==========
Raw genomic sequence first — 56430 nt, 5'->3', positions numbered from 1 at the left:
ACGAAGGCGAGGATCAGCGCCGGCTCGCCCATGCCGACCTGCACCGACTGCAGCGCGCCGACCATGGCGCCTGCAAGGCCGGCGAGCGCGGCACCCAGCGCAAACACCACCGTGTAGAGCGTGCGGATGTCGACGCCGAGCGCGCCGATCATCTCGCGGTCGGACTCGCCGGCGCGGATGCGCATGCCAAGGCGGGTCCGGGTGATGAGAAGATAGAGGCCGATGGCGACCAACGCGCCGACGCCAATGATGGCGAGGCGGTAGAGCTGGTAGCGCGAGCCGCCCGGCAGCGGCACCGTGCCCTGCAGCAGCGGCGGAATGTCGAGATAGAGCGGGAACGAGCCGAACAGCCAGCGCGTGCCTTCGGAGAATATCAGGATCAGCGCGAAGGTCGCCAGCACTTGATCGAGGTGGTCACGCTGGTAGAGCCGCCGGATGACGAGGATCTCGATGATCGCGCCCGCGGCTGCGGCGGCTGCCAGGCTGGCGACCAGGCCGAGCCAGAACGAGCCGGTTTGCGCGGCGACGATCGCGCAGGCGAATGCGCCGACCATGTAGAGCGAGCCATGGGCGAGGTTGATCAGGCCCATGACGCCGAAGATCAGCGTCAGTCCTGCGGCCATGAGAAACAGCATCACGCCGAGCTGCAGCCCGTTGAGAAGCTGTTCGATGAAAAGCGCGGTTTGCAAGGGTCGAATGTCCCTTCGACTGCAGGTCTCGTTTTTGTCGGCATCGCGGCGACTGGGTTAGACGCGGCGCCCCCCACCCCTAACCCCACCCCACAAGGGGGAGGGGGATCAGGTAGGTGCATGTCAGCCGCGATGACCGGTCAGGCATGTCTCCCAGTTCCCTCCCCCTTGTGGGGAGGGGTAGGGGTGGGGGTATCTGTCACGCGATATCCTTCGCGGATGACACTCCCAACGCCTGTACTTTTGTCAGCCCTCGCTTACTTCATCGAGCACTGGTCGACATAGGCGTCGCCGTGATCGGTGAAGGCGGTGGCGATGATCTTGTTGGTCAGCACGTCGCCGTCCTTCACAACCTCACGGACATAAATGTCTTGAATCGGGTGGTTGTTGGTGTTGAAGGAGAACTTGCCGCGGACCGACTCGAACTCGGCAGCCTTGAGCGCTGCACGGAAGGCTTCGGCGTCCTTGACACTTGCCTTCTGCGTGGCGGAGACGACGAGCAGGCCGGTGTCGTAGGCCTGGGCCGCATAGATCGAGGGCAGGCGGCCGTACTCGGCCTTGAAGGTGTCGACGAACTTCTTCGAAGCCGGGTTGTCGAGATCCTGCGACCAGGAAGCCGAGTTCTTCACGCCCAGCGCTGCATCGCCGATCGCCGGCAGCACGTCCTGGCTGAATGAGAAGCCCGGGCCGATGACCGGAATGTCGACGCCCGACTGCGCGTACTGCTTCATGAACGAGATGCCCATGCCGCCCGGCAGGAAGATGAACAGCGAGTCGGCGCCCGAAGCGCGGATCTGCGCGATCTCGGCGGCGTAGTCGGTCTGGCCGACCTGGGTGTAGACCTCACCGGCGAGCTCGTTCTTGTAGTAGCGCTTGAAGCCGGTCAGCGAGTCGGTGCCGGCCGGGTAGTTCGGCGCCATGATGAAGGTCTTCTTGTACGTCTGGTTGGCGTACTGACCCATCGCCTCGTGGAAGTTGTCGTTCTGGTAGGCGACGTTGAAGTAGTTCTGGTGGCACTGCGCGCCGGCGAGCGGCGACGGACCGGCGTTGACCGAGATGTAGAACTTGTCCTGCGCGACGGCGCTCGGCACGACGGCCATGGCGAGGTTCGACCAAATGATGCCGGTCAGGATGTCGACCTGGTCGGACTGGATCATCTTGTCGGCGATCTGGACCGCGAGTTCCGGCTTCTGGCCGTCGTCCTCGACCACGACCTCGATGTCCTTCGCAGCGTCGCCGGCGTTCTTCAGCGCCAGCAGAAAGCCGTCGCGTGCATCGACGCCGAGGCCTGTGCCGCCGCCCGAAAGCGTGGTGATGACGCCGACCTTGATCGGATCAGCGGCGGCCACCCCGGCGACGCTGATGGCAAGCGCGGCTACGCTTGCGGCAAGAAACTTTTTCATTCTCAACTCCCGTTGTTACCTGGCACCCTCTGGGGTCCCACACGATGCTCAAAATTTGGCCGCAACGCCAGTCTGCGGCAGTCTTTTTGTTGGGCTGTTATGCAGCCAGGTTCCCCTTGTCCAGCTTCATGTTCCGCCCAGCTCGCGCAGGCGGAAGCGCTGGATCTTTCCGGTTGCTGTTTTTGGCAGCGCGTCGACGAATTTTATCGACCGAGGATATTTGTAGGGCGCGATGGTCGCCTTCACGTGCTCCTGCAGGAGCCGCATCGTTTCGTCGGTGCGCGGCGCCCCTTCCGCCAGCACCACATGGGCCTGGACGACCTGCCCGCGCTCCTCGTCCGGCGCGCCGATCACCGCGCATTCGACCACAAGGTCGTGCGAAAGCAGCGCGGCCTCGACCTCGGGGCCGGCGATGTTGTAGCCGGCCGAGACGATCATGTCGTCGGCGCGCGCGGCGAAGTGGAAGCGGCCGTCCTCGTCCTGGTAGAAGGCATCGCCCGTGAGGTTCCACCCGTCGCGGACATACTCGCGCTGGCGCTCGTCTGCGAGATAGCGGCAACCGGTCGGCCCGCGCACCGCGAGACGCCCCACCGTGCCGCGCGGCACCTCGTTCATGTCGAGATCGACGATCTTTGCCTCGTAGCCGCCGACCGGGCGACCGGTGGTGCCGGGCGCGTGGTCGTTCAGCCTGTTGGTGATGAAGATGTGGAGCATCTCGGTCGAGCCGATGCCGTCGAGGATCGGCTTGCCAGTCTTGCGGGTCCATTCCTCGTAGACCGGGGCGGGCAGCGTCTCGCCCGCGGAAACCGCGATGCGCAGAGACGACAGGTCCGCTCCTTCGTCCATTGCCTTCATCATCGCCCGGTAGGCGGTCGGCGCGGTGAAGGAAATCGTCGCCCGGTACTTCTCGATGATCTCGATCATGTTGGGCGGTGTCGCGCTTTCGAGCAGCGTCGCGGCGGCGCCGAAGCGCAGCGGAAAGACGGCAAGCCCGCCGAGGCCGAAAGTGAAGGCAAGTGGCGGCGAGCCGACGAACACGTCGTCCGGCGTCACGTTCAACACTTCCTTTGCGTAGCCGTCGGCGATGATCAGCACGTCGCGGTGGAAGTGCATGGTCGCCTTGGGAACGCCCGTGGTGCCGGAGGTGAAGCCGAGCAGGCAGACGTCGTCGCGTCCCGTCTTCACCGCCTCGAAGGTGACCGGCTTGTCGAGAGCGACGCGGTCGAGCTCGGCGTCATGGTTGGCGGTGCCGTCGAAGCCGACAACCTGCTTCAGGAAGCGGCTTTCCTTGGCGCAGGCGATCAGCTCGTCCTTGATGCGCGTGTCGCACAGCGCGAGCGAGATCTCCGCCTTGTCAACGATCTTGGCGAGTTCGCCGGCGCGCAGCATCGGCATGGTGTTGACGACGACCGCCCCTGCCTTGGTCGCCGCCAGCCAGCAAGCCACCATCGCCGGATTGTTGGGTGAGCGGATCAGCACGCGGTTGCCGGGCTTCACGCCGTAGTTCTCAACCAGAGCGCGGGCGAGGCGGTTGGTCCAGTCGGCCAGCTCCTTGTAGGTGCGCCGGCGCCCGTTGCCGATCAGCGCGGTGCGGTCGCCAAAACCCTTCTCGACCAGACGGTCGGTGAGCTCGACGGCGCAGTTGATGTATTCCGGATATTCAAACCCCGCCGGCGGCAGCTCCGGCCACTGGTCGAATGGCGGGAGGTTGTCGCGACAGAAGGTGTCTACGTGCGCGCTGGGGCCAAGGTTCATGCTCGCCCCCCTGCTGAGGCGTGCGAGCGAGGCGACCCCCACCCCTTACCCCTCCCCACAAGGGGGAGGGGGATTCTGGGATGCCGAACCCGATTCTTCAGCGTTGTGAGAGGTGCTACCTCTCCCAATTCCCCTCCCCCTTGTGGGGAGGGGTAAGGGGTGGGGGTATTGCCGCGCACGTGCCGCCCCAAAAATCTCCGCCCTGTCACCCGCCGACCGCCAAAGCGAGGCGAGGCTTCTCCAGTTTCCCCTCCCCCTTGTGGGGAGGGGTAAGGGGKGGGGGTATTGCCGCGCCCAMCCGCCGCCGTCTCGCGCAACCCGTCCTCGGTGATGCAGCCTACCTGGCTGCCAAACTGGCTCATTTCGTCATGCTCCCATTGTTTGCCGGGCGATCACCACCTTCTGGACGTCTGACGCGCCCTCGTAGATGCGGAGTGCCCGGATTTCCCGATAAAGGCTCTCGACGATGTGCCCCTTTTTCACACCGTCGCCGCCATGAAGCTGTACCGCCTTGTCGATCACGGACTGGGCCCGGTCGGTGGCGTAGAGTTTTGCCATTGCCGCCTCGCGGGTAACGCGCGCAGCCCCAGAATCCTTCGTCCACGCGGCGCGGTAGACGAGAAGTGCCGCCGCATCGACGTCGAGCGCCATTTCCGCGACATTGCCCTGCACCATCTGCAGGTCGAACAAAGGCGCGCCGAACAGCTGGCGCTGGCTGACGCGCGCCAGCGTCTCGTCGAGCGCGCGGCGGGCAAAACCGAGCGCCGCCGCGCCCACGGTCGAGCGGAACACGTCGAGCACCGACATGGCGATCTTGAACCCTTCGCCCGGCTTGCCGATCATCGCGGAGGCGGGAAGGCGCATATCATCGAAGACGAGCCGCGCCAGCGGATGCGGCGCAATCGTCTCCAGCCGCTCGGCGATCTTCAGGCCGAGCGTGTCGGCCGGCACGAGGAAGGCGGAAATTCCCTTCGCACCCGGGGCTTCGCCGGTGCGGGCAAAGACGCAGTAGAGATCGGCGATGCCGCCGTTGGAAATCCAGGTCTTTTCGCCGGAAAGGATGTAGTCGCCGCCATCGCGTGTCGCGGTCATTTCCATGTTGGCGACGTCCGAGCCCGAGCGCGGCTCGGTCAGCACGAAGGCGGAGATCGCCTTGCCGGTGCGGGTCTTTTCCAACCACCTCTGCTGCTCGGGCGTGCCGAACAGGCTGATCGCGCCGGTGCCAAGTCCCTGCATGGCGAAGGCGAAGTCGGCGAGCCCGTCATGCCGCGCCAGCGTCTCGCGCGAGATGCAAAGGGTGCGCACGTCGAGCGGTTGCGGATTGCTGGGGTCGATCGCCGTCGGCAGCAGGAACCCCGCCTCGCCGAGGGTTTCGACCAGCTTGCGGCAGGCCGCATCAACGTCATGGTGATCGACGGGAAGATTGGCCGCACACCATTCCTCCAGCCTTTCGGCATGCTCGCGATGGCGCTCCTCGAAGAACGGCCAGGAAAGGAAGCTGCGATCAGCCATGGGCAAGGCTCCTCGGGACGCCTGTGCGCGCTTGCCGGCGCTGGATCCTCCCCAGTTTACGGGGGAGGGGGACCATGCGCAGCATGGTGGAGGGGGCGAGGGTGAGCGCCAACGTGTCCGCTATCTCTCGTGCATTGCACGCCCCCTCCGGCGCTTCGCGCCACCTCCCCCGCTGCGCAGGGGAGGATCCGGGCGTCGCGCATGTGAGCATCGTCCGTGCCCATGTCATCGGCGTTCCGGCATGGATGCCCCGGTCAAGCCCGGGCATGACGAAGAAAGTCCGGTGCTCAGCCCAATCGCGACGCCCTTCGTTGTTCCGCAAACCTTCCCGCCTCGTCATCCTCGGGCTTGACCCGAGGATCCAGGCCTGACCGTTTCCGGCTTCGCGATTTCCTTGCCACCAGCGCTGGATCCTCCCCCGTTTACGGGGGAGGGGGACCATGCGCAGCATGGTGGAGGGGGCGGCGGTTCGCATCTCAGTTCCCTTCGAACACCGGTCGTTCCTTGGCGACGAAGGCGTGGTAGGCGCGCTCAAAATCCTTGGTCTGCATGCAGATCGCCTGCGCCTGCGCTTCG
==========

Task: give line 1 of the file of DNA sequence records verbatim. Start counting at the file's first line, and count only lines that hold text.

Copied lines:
Raw genomic sequence first — 56430 nt, 5'->3', positions numbered from 1 at the left: